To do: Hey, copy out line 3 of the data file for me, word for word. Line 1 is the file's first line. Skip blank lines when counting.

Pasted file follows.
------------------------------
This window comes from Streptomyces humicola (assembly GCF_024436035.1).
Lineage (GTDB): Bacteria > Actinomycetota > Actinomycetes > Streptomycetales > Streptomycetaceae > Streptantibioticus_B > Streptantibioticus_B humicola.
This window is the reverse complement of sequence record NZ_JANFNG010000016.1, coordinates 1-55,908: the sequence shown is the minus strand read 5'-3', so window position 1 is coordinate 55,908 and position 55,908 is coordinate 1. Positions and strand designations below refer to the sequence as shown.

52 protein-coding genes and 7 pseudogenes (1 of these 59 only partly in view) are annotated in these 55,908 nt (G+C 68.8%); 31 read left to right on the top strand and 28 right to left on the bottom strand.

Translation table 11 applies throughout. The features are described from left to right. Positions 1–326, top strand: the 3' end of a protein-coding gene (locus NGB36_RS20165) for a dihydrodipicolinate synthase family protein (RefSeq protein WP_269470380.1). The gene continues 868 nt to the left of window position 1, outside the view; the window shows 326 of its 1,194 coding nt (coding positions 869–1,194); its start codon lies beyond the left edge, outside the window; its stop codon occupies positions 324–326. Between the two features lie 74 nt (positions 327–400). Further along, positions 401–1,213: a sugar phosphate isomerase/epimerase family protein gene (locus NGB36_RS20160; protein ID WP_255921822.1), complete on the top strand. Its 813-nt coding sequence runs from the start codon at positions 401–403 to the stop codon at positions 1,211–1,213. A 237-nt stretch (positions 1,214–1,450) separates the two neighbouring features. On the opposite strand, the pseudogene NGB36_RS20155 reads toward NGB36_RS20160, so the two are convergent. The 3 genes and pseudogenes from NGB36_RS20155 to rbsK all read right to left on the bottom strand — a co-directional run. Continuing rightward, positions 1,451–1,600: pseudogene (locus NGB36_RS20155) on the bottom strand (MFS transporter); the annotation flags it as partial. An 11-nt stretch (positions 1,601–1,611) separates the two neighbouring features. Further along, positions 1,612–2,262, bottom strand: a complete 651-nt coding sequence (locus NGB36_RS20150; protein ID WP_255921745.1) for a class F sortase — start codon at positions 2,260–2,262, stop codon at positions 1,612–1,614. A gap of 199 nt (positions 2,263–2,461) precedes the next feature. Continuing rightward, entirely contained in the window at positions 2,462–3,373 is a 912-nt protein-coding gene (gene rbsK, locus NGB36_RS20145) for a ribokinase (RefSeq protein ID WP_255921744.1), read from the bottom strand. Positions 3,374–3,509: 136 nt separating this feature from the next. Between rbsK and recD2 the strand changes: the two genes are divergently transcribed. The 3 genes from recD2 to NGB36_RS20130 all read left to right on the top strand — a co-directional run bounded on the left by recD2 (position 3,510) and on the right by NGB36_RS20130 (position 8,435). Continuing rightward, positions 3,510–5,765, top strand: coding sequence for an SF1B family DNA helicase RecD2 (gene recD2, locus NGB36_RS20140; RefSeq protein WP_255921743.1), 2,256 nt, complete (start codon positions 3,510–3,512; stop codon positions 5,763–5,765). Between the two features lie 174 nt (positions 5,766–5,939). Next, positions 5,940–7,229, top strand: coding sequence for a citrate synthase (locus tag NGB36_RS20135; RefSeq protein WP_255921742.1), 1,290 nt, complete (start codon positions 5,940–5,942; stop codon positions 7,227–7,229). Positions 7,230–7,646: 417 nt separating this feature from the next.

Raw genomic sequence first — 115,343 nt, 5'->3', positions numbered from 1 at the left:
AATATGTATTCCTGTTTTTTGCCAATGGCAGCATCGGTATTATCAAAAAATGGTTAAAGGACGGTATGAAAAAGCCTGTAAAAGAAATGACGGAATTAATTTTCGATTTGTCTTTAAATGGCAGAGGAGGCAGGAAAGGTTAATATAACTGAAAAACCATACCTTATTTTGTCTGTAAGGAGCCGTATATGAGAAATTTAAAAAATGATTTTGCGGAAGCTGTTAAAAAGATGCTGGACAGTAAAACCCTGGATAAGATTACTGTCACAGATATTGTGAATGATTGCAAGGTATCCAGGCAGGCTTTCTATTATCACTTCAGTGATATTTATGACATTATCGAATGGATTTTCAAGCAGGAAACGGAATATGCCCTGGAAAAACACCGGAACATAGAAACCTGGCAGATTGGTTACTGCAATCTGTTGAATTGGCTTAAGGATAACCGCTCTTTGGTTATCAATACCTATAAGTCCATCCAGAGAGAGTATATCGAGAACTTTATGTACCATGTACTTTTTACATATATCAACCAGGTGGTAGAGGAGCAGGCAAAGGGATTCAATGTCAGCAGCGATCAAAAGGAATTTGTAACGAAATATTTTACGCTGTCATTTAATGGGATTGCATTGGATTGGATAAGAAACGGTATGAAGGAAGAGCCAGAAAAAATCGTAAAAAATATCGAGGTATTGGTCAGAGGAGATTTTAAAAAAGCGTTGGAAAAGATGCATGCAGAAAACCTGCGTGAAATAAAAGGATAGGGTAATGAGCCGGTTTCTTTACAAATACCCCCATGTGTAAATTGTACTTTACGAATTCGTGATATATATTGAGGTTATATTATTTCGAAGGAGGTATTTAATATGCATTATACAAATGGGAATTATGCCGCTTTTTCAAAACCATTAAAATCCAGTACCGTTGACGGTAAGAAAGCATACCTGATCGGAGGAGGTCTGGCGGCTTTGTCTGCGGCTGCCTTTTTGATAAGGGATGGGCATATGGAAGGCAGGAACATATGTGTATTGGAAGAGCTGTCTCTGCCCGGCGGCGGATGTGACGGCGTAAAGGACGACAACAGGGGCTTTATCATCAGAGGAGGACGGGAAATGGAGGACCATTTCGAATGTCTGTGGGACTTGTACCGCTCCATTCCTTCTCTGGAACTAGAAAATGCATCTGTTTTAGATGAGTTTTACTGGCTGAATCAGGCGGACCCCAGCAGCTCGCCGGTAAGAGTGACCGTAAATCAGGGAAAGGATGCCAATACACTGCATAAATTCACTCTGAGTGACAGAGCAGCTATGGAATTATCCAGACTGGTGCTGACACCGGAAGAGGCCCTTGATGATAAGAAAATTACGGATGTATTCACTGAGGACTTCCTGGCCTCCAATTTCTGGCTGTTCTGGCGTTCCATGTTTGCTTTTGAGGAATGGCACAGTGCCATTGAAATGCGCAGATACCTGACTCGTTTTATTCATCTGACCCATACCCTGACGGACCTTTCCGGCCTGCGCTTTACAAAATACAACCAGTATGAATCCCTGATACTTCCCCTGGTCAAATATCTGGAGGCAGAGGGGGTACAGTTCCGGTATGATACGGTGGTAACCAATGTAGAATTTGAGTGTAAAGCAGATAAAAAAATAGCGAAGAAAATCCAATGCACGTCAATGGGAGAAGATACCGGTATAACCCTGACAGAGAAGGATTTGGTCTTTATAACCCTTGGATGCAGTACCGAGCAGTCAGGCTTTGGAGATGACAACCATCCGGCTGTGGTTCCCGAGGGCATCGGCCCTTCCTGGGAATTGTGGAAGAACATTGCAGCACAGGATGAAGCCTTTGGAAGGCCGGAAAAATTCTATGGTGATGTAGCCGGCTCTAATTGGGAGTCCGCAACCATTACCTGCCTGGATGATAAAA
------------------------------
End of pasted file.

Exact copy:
This window is the reverse complement of sequence record NZ_JANFNG010000016.1, coordinates 1-55,908: the sequence shown is the minus strand read 5'-3', so window position 1 is coordinate 55,908 and position 55,908 is coordinate 1. Positions and strand designations below refer to the sequence as shown.